How do you treat your books?

In a list shamelessly stolen borrowed from Writing About Books (click the link to see who they got it from), I’ll answer some questions about how I treat books. Regular readers will likely be able to guess the answers as soon as they see the questions.

1. Are you careful with the spines? Or do you crack your books open to make them lay flat?
I never crack the spine. I actually get the shivers when I see others doing it. I even try to avoid buying used books with the spines cracked, but that’s an almost impossible task. I know it makes no difference in reading the book, but my OCD compels me to try to keep the book in as pristine condition as possible.

2. Do you use bookmarks? Or do you dog-ear the corners? If you do use bookmarks, do you use those fashionable metal ones? Or paper?
I use a book mark, and I can’t recall the last time I dog-eared a page. I used to have a nice laminated book mark, but lost it some time ago. I them switched to an old Worcester Sharks season ticket holder ID because that was laying on my desk when I lost the bookmark. I’ve since lost that (I think I accidentally threw it away) and I just grabbed an index card to take its place while I got something “better”. Still using the same index card.

3. Do you write in your books? Ever? If you do, do you make small marks, or write in as much blank space as you can find? Pen or pencil? Highlighter? Your name on the front page?
Write in a book? Just about never. I can see marking a text book with a highlighter or making notes in the margin to help you clarify something, but a fiction book? Not. A. Chance. And I never write my name in/on a book unless it’s one of the many game rulebooks I bring to conventions/gatherings. In that case it’s just a single initial in the front cover to identify me as the owner because they often get handed around a lot.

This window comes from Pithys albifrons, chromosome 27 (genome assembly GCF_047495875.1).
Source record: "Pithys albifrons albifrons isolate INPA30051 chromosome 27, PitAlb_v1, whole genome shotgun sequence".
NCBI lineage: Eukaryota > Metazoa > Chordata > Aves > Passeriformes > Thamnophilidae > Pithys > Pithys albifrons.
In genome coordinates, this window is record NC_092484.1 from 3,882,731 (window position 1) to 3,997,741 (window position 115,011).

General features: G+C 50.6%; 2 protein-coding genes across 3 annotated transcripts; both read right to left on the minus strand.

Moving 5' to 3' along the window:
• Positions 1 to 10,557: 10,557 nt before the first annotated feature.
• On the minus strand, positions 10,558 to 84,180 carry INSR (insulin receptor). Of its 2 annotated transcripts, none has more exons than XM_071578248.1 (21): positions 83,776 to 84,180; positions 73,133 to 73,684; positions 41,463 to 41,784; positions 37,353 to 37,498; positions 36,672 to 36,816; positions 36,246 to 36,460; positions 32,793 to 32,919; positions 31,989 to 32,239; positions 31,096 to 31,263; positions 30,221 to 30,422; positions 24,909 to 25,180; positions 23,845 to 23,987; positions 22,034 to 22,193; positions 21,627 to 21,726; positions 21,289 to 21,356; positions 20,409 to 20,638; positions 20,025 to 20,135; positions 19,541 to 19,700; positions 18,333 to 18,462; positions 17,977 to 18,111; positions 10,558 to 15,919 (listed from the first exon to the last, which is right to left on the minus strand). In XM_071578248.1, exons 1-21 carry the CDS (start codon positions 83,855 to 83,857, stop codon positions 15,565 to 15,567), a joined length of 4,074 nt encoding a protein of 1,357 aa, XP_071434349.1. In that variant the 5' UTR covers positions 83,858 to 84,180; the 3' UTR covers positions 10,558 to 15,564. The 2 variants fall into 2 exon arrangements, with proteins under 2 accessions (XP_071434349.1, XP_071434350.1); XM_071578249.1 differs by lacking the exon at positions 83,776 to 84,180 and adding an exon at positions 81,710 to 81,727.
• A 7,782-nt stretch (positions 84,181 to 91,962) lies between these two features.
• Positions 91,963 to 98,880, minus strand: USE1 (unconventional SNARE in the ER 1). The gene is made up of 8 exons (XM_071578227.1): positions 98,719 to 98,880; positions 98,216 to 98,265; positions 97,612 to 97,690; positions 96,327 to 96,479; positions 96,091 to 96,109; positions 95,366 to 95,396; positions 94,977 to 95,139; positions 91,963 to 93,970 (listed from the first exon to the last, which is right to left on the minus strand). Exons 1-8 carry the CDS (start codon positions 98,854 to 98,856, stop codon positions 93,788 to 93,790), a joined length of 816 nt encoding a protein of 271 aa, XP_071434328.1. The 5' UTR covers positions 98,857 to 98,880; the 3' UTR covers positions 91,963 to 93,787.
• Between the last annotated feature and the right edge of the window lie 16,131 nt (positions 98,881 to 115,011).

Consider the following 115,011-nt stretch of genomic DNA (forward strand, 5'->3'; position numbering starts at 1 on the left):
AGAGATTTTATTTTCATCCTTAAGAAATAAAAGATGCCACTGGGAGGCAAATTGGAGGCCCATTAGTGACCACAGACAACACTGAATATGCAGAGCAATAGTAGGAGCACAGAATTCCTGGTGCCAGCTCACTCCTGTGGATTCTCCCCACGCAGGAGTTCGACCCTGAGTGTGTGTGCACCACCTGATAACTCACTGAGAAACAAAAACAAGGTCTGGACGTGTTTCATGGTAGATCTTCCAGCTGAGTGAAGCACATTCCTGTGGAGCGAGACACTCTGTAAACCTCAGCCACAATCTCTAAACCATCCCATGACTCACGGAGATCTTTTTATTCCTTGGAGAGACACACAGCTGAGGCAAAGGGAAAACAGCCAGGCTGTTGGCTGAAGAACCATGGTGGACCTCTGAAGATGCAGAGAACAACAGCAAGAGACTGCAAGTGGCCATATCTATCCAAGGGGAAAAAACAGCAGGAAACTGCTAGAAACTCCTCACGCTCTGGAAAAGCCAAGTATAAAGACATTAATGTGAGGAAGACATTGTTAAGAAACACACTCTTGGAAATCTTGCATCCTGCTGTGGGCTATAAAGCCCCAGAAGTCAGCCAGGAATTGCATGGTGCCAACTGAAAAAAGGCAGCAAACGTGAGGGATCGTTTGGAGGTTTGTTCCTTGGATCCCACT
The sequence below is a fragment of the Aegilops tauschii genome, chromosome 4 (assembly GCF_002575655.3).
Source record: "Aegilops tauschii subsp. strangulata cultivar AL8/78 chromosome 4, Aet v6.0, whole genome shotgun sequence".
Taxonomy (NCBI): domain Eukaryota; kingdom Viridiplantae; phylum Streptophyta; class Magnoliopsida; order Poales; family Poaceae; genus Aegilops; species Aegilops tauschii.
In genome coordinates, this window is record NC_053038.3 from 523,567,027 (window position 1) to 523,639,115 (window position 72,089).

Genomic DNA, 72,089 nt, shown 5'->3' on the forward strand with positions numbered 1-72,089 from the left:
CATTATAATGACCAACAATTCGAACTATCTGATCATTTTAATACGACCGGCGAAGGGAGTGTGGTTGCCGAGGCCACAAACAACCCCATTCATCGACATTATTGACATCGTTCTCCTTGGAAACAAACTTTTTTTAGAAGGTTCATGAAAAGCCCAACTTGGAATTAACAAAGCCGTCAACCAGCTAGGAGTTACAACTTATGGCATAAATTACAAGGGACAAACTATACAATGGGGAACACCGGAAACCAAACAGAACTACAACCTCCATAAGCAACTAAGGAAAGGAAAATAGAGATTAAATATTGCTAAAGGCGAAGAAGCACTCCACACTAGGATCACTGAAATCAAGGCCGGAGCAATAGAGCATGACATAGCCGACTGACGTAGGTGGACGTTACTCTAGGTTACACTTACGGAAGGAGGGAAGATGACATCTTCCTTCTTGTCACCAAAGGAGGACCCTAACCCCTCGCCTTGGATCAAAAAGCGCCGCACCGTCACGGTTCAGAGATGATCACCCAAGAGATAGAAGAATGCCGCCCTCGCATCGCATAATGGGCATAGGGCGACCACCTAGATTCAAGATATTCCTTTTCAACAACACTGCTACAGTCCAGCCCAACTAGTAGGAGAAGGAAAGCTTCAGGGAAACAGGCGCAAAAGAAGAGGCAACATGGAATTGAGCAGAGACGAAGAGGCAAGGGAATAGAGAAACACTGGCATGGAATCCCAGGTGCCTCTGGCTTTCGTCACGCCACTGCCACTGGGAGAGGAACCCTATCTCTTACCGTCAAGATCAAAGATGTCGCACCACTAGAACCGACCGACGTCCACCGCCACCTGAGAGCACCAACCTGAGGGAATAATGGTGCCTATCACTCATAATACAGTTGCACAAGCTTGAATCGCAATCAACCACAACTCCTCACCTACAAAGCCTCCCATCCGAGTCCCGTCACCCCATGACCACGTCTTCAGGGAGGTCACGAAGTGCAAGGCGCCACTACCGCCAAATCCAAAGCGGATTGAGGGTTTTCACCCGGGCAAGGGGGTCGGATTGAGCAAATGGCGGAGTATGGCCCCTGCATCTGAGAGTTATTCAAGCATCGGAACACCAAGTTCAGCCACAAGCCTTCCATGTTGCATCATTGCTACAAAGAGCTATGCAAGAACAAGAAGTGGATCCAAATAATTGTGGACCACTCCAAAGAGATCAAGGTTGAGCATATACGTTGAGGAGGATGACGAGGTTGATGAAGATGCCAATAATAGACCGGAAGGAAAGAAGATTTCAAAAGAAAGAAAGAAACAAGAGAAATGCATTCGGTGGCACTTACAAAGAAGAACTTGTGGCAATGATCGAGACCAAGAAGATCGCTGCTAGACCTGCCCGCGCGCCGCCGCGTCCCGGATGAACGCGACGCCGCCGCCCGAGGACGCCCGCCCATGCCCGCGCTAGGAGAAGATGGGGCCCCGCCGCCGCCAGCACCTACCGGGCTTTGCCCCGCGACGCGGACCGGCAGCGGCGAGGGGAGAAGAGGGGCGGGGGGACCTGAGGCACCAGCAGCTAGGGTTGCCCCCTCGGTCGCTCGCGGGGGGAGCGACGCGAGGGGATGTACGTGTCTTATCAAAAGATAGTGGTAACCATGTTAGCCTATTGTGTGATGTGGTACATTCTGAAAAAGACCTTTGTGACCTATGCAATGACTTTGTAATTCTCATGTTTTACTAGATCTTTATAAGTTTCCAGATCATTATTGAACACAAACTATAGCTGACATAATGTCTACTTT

4. Do you toss your books on the floor? Into book bags? Or do you treat them tenderly, with respect?
It is possible to toss a book and still “treat them tenderly, with respect”. I often toss my book onto my desk or to my reading chair. It’s not like I’m throwing a 100MPH fastball while doing it, it’s just a gentle toss.

5. Do you ever lay your book face-down, to save your place?
[In my best impression of the UK’s Prime Minister] “I refer the honourable folks to the answer given some moments ago.” I never crack the spine…

6. Um–water? Do you bathe with your books? Hold them with wet hands? Read out in the rain? Anything of that sort?
Not even sure how one would shower with a book (well, other than just letting the book get soaked, I guess). As for rain and books, I told a story a while ago during my The most influential books for me posting about books and rain. If you’re interested in reading it, it’s at the bottom of that page. Well, technically it’s at the bottom of the page even if you’re not interested in reading it.

7. Are your books lined up on a bookshelf? Or crammed in any which way? Stacked on the floor?
All are lined up, paperback in three book cases alphabetically by author and then by release date (based on the first book in a series, if applicable). The hardcovers are in another book case, arranged the same way as the paperback. I have several hard covers on the floor in front of the bookcase, which as soon as I building the second bookcase will then rest on those shelves. Although to be fair, it will be some time as that bookcase has remained unbuilt for many years.

8. Do you make a distinction–as regards book care–between hardcovers and paperbacks?
No, not really. I do have many more “saved” hardcovers in a bookcase in my wife’s office, but other than that I don’t treat them any differently.

9. And, to recap? Naturally, you love all of your books, but how, exactly? Are your books loved in the battered way of a well-loved teddy bear, or like a cherished photo album or item of clothing that’s used, appreciated, but carefully cared for?
I care for them as well as possible until I’ve read them, where they then go into boxes to either be give to friends or to charity.

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